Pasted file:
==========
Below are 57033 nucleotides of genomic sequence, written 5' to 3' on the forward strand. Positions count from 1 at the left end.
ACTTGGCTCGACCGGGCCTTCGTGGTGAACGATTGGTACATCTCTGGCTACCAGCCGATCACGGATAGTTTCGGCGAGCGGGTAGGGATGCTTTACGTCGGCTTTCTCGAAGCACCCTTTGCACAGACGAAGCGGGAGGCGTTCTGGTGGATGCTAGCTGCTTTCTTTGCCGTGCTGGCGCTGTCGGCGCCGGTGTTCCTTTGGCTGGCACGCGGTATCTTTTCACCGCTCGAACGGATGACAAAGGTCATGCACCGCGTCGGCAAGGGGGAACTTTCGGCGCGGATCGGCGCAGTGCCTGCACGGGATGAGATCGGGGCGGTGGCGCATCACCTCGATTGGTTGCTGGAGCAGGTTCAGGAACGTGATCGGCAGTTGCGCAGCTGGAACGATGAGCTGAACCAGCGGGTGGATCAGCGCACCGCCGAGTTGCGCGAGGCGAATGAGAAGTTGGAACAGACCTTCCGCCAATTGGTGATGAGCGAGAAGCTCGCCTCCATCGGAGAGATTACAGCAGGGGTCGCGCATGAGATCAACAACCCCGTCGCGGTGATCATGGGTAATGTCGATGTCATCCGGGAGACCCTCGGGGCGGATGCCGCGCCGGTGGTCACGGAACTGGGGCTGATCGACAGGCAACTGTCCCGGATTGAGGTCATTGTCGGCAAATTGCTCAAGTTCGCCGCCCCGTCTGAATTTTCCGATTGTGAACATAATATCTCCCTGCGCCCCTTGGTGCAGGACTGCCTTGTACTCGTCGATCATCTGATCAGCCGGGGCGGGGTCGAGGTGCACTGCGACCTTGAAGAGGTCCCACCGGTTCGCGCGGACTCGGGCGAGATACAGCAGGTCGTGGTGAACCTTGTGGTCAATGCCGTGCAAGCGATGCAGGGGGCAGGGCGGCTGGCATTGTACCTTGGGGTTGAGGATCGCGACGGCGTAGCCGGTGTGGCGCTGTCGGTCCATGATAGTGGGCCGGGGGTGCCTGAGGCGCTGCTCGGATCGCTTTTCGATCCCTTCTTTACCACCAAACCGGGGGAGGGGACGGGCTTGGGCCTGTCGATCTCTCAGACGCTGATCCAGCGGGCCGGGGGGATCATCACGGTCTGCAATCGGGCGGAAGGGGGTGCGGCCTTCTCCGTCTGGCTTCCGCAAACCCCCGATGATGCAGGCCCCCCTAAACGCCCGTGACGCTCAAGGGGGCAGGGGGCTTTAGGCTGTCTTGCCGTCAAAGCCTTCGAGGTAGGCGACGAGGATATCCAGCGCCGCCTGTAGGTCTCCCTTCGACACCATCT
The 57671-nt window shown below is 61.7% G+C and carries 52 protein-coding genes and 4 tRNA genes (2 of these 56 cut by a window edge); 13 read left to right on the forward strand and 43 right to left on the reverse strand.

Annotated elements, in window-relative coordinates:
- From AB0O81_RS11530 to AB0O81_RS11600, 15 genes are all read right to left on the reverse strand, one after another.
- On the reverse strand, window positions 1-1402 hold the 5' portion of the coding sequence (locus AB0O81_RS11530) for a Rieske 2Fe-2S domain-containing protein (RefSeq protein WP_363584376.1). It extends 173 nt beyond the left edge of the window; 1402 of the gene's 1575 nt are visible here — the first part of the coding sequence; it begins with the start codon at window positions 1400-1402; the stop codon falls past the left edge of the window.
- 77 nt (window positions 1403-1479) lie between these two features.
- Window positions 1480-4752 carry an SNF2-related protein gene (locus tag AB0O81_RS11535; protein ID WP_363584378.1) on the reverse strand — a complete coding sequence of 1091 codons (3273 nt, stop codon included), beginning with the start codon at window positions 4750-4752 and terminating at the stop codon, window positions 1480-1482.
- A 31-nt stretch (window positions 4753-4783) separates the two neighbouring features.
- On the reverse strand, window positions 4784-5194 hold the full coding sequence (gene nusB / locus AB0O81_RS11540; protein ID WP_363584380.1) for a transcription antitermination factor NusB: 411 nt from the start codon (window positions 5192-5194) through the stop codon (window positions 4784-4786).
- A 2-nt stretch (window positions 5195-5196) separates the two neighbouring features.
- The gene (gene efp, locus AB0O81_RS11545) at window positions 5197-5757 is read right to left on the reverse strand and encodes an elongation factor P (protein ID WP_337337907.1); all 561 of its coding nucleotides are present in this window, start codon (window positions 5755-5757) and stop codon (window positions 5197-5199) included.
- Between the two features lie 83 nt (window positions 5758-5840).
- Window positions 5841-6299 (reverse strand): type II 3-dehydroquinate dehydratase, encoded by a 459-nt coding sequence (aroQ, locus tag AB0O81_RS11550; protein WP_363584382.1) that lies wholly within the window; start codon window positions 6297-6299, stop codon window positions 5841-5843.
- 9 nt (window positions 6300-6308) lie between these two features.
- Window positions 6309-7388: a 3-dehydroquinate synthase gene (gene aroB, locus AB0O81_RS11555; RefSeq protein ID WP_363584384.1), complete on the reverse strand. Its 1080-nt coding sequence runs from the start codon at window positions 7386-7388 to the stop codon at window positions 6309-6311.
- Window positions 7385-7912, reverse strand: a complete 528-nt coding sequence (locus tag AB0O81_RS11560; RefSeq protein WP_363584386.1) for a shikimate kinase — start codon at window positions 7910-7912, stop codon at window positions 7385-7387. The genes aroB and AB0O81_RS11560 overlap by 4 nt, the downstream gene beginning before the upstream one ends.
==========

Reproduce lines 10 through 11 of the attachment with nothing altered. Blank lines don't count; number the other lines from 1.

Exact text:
- On the reverse strand, window positions 4784-5194 hold the full coding sequence (gene nusB / locus AB0O81_RS11540; protein ID WP_363584380.1) for a transcription antitermination factor NusB: 411 nt from the start codon (window positions 5192-5194) through the stop codon (window positions 4784-4786).
- A 2-nt stretch (window positions 5195-5196) separates the two neighbouring features.